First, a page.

The most crucial function police body cameras need to perform—beyond recording footage in the first place—is protecting the integrity of that footage so it can be trusted as a record of events. However, security researcher Josh Mitchel has found that many body cameras on the market today are vulnerable to remote digital attacks, including some that could result in the manipulation of footage.
Mitchell analyzed five body camera models from five different companies and found vulnerabilities in all but one that would allow an attacker to delete footage, or to download footage off a camera, edit it and then re-upload it, leaving no indication of the change.
Read more about the discovered vulnerabilities in police bodycams on Wired.
A newly discovered vulnerability in Microsoft’s Active Directory Federation Services (ADFS) lets threat actors bypass multifactor authentication (MFA) as long as they have the username and password for another person on the same ADFS service. Microsoft patched the flaw today.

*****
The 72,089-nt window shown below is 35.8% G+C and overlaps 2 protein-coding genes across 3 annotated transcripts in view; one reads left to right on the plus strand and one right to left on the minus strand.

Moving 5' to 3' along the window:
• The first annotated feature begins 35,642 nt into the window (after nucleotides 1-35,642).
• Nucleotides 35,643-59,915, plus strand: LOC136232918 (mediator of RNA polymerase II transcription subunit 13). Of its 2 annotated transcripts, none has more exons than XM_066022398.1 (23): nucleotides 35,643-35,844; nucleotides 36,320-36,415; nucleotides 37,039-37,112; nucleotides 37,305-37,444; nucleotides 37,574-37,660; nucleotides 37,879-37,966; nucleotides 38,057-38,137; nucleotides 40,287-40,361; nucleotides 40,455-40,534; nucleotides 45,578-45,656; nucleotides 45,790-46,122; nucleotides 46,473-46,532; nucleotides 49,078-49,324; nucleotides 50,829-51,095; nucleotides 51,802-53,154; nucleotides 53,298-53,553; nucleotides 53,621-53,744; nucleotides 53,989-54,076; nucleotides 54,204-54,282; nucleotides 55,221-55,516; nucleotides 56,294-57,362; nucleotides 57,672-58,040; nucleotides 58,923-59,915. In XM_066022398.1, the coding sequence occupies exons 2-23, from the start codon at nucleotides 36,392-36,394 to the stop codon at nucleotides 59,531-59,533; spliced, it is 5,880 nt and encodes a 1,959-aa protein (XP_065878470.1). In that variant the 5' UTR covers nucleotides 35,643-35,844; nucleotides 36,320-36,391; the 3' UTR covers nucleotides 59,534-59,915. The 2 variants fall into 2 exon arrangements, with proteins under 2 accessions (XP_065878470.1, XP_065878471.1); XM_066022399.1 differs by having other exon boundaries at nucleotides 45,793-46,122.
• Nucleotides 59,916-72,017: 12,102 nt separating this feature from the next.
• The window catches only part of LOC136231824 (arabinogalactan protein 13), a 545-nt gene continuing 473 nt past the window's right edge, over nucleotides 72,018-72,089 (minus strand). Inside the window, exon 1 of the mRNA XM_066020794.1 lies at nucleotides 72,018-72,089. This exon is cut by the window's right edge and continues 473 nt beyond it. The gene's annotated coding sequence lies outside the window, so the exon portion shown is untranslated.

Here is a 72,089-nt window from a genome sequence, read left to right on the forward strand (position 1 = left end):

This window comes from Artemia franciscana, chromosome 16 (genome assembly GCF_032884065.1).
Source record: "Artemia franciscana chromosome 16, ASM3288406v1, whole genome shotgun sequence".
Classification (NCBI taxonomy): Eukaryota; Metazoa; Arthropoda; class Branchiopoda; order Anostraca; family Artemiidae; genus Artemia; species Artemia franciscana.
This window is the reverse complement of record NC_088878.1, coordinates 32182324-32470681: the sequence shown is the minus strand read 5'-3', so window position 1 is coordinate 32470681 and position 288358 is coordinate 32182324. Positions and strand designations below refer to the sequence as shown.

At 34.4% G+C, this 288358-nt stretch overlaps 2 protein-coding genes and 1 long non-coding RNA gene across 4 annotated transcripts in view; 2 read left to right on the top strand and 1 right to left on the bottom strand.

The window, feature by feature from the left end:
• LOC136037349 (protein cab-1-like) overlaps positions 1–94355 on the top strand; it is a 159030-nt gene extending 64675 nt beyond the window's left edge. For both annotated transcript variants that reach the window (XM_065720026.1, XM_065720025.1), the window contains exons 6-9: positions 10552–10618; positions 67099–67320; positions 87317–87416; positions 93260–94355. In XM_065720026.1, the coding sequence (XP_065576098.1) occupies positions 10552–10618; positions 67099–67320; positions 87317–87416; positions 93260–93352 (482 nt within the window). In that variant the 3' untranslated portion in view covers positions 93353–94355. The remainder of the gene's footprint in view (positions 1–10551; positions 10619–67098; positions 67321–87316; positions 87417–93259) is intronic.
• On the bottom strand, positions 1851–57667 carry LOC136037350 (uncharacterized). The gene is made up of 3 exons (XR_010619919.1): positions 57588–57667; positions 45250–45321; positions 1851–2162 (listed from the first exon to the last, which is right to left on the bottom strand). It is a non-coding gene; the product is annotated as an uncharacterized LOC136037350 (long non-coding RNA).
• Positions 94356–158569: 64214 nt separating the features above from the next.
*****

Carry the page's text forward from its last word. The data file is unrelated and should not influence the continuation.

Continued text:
This means the second factor for one account could be used for all other accounts in an organization. “If you can have one MFA factor for any user, you can have it for all users,” says Matias Brutti, director of research at Okta REX.
Read more about the newly discovered vulnerability in Microsoft ADFS , a service that many businesses use as a gatekeeper to manage identities and resources, on DarkReading.
Security researcher Eric Sesterhenn of X41 D-SEC GmbH has unearthed a number of vulnerabilities in several smart card drivers, some of which can allow attackers to log into the target system without valid credentials and achieve root/admin privileges.